For over 100 million years, sea turtles have been roaming the waters of earth in peace. In 1970, after years of over fishing, poaching, illegal trades, coastal development, global warming, and ocean pollution, the first species of sea turtle was declared endangered. As of 2018, there are three sea turtles species that are endangered, one of which is critically endangered. There are also two species that are classified as threatened, meaning they are very close to being endangered. Will human behaviour put an end to one of the oldest species on the plant?
The first ever species of turtle to become endangered was the leather back. This was due to loss of breeding habitat, and often becoming entangled in fishing gear. The two other species, hawksbill and green, were named endangered in 1973, soon after the leatherback. These later two species were endangered due to the illegal wildlife trade, including over harvesting of sea turtle meat, eggs, leather and shell. Other species of threatened turtles include the loggerhead and olive ridley sea turtle.
The three most important threats that the turtles are facing are all due to humans. This is happening all over the world but there have been big numbers of sea turtle deaths off the coasts of Florida. Trade of the shell, meat and eggs are highly illegal all over the globe but there are still black market groups doing the job. Countries are trying harder to protect the turtles but there is only so much you could do. Poaching is happening all over the world with these sea turtles. The second main threat to the turtles are fisheries: sea turtles get caught in longlines, gill nets and trawls on the daily. The main effects that come from this are death after entanglement, habitat destruction and damage to the food web. Also there have been many reports of turtles getting large fish hooks stuck in their mouths leading to bad infection or even, in severe cases, death. The third large threat is pollution. As plastics gets into the oceans where sea turtles live they ingest it. A sea turtle may see a plastic bag as a jellyfish and try to eat it which damages their digestive systems. They could also see certain containers as fish or small marine animals.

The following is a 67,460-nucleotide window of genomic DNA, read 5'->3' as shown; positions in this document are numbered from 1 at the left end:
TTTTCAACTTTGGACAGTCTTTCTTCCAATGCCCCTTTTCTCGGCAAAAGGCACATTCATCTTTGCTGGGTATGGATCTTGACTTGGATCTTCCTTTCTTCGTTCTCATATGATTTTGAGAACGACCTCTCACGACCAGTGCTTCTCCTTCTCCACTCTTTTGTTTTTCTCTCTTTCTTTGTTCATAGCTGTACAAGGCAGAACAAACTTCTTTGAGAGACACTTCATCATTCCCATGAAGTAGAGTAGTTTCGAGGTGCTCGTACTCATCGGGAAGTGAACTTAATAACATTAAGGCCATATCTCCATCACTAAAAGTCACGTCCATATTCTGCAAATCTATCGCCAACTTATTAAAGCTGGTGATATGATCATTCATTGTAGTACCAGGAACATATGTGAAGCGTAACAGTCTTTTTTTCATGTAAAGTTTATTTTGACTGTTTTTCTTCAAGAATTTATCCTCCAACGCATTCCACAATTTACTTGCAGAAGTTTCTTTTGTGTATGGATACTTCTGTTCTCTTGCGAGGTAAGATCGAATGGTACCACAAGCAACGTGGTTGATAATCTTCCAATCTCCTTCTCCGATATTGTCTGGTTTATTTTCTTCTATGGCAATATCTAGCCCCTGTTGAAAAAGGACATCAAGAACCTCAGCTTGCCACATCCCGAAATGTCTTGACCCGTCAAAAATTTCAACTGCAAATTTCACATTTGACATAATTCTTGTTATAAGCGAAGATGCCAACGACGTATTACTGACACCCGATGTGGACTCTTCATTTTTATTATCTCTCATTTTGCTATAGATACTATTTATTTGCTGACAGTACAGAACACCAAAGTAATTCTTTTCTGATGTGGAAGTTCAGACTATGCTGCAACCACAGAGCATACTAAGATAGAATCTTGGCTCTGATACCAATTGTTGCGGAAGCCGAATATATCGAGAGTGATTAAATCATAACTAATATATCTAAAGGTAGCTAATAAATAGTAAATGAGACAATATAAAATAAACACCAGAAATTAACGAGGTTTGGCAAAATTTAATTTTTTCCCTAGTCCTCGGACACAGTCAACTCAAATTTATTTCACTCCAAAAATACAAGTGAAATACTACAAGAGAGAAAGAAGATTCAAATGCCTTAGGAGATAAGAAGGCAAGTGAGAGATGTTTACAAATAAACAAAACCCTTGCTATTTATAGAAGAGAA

Those are just some of the main threats, but there are also many more. Sea turtles lay their eggs on shore and when the babies hatch they have to make the life-threatening waddle to the surf. When sea turtles are on land they are slow and vulnerable. There have been numerous reports of people interrupting the hatching and laying of eggs. Also some beaches and laying spots have been interrupted by humans, and city lights close to the beach can distract the turtles from laying eggs and can attract the turtles to the city, getting them in trouble.
Humans aren’t letting this just slide by without action. There are people out in the world that really care about our earth’s future in wildlife and nature. There are countless fundraisers and websites trying to help them all over the internet. WWF is a powerful organization that protects and helps endangered animals. They are taking particularly strong actions into making sure turtles to not become extinct, patrolling beaches and shores to make sure that poaching and over harvesting does not happen, protecting marine turtle habitat to ensure no human activity is cutting into their homes and minimizing climate change effect towards the turtles.
Marine biologists have been working hard at keeping the sea turtles in existence by tracking them to see where they are failing to thrive so they can help them improve their chance of survival. Project TAMAR, a marine biologist base in Brazil, is one such organization. They are patrolling the shores and beaches where turtles lay their eggs to make sure no animals or human activity can disturb the breeding process.
Hopefully we keep help sea turtles get back to a sustainable number. It is good to see that people are taking action towards our earth. Whether it’s controlling your littering, stopping poachers, doing research or making more reserves for turtle reproduction, we are that much closer to helping the numbers go back to normal.
Photo by Brocken Inaglory